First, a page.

The COVID-19 pandemic has made it super easy to use technology to stay in touch, and monitor your parents’ health and wellbeing from a distance. Use FaceTime or Skype to regularly connect with your parents, catch up about any problems they may be having and remind them to take medications.
Make sure you check in often on your parents, even if it’s just a phone call every few days or so to make sure they’re travelling alright. You could even consider playing interactive games with them online, such as virtual chess or checkers.
Go with your parents virtually to medical providers
In a similar vein, there’s no reason you can’t attend medical appointments virtually with your parent. They would just need to take their device along to the appointment, and call you before they go in, so you are able to talk to the doctor, take notes and help remember instructions or information. This is especially helpful if they are struggling with memory loss issues and tend to forget the doctor’s instructions or advice. As well, you can advise the doctor of things you’ve observed or are worried about.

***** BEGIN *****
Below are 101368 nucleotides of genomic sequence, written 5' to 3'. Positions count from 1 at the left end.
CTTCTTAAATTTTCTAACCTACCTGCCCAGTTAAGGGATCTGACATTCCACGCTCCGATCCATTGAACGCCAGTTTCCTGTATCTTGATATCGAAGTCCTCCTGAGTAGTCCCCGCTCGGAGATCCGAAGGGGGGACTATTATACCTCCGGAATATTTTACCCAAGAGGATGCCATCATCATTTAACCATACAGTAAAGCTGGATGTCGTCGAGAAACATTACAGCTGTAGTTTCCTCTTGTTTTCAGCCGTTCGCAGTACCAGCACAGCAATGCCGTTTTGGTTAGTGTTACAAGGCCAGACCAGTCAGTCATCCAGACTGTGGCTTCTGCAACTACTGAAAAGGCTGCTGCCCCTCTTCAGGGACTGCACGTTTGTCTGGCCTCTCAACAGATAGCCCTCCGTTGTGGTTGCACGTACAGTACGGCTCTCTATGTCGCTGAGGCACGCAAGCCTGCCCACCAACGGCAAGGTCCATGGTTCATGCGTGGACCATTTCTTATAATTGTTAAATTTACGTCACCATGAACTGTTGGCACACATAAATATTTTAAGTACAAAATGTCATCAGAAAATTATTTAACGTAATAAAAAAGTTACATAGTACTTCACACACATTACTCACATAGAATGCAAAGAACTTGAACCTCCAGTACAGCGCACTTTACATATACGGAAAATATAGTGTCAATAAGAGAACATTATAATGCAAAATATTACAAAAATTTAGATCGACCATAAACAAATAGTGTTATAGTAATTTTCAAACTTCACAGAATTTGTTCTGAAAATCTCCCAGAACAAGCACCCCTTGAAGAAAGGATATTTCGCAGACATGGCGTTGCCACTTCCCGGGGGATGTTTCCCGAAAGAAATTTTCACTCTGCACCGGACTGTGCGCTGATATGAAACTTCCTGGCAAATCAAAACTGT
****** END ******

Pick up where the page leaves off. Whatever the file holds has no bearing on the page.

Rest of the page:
Of course, you would need your parent’s permission to attend their doctor’s appointments with them – some people may wish to keep their visits private, which is their right.
Learn about any health conditions they may have
If your parent is suffering from a medical condition, learn as much as you can about it and what treatment is necessary. This will help with planning for emergencies, as well as allowing you to understand more about the course of the condition and what exactly is going on. You’ll also be more informed when talking to your parent’s doctor.
Keep a care notebook
Another good idea is to keep a notebook or document where you can collect and record details of your parents’ care. This will make it easy to find all the information you need and to share it with other family members (such as your siblings), caregivers or primary health providers.
As well as virtual meetings, plan regular visits if at all possible, where you can see your parents in person and provide practical help if necessary.
Help with finances and paying bills online